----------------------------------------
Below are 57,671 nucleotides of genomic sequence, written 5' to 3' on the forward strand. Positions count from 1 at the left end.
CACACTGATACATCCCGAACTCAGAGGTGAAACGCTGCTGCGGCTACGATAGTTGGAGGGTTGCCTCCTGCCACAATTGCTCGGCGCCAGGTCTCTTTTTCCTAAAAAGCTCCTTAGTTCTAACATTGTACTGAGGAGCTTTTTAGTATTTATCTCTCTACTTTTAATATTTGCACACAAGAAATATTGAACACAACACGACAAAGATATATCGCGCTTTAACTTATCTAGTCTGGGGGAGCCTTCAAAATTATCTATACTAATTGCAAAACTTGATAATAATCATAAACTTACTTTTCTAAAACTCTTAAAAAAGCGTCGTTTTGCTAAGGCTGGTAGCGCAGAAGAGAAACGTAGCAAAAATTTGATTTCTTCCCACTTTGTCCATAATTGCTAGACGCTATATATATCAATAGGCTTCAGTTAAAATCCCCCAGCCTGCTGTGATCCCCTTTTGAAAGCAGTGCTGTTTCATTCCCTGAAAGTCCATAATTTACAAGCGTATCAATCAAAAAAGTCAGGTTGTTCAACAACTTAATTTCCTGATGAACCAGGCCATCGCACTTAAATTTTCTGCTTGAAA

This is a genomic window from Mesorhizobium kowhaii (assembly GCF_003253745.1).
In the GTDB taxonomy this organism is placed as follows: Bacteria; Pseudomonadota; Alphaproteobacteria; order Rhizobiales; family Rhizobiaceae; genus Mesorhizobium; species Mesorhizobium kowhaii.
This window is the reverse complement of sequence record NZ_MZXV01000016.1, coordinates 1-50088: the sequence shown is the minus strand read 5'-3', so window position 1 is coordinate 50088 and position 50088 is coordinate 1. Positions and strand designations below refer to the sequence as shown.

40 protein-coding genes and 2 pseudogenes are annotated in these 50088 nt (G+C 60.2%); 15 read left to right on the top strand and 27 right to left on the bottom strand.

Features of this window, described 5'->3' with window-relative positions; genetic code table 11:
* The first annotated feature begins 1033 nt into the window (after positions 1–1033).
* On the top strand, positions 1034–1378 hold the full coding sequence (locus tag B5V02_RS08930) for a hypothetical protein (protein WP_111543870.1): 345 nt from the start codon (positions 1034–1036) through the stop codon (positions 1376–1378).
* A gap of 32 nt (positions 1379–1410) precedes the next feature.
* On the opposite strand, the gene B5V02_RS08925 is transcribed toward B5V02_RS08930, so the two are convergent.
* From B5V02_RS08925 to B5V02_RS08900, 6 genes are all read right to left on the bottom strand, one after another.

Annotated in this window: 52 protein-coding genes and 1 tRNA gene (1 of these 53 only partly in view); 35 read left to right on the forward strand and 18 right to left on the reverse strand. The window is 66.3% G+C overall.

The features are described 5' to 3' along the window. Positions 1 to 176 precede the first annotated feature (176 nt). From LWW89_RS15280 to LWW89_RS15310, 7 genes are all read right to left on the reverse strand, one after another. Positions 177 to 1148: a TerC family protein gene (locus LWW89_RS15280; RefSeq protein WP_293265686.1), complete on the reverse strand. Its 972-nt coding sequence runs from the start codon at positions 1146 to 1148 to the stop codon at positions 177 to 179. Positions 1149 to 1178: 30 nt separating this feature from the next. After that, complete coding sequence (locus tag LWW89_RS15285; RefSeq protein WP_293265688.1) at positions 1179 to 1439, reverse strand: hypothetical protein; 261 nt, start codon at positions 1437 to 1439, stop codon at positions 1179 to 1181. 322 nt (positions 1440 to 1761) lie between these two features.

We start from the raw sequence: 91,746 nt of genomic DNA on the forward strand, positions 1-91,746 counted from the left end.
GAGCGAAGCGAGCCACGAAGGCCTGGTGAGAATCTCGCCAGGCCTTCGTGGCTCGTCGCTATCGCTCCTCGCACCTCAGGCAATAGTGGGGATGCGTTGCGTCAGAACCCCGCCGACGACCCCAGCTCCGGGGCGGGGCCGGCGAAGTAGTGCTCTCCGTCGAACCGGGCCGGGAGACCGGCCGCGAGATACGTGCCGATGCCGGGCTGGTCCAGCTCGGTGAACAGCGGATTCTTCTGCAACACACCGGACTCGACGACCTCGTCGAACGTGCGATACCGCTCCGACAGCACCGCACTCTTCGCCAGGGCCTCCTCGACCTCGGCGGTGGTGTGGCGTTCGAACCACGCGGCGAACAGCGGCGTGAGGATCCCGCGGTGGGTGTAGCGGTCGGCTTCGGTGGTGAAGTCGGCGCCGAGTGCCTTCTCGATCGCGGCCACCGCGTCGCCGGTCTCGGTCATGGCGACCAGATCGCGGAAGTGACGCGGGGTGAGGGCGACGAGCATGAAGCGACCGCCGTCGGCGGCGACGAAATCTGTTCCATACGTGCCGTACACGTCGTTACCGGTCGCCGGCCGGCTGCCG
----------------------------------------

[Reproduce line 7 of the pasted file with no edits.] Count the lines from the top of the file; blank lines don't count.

Features of this window, described 5'->3' with window-relative positions; genetic code table 11: